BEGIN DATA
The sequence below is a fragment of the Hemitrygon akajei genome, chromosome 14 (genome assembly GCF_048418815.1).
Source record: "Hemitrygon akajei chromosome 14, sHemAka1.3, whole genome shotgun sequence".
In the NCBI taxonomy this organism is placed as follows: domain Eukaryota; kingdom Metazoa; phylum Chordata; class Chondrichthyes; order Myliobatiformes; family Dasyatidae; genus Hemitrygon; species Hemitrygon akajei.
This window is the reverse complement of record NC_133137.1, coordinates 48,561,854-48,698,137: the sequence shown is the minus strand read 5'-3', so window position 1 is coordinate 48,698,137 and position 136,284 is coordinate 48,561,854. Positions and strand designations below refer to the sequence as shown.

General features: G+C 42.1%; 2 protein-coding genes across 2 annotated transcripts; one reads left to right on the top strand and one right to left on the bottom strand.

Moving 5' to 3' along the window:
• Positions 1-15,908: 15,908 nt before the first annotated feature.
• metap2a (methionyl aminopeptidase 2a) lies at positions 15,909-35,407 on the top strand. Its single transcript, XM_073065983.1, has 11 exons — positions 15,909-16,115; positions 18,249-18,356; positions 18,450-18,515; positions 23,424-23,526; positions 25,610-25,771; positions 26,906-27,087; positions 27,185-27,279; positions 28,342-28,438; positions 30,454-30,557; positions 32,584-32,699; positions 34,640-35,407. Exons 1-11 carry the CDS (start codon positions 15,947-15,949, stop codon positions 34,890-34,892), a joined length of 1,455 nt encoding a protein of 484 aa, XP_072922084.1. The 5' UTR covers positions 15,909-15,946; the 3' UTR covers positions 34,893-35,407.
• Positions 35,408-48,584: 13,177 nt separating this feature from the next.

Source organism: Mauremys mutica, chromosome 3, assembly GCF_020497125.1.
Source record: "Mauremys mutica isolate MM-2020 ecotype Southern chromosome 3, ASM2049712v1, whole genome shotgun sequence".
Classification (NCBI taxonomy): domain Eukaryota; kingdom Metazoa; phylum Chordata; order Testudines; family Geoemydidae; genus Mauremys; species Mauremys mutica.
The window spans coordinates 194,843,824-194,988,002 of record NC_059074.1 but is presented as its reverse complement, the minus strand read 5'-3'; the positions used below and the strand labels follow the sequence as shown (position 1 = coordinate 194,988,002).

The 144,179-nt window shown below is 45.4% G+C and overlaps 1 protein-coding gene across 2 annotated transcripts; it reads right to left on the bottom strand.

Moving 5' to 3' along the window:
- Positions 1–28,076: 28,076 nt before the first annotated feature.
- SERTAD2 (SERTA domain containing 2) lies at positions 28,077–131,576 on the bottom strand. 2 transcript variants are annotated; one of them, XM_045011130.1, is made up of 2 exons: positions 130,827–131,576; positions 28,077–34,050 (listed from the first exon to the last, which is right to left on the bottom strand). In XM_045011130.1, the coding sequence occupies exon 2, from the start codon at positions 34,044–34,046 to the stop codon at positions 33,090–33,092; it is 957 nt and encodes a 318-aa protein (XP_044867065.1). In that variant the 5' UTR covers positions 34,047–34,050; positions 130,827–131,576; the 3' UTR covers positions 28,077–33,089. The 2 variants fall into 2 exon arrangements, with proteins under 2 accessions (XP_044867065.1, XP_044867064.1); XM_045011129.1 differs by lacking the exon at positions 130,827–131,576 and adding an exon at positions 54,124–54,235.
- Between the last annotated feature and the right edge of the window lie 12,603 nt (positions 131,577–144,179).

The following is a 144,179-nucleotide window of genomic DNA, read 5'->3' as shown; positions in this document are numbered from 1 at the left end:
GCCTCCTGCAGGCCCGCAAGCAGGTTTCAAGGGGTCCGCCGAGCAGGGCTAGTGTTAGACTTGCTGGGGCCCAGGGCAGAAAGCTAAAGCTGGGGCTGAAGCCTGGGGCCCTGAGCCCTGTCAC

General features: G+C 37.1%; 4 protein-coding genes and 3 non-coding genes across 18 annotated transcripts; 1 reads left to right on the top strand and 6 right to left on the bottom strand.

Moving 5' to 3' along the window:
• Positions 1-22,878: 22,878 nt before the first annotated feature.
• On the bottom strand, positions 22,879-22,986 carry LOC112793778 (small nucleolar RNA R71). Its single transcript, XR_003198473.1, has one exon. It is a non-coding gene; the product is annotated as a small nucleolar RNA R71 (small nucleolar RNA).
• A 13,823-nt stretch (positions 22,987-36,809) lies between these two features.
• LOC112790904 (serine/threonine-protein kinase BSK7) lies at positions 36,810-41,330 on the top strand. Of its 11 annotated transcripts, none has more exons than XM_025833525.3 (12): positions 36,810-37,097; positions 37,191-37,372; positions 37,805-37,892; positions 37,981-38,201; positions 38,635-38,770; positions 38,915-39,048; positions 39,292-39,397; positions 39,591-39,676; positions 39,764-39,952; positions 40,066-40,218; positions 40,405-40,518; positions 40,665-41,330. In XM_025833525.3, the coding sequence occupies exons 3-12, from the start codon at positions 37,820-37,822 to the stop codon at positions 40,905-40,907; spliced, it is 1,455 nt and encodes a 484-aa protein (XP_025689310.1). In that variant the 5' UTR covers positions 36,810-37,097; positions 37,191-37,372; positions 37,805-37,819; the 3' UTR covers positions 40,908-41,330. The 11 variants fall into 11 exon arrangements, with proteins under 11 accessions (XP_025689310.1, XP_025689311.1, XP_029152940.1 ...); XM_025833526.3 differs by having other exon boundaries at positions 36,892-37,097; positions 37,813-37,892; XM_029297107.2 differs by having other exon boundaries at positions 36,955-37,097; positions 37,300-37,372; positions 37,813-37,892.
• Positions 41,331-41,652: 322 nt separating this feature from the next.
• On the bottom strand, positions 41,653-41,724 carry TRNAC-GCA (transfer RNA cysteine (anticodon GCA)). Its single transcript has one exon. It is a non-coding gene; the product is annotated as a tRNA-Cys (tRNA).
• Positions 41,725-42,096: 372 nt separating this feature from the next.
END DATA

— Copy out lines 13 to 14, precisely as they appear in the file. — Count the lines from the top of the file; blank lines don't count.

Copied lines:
The window spans coordinates 194,843,824-194,988,002 of record NC_059074.1 but is presented as its reverse complement, the minus strand read 5'-3'; the positions used below and the strand labels follow the sequence as shown (position 1 = coordinate 194,988,002).

The 144,179-nt window shown below is 45.4% G+C and overlaps 1 protein-coding gene across 2 annotated transcripts; it reads right to left on the bottom strand.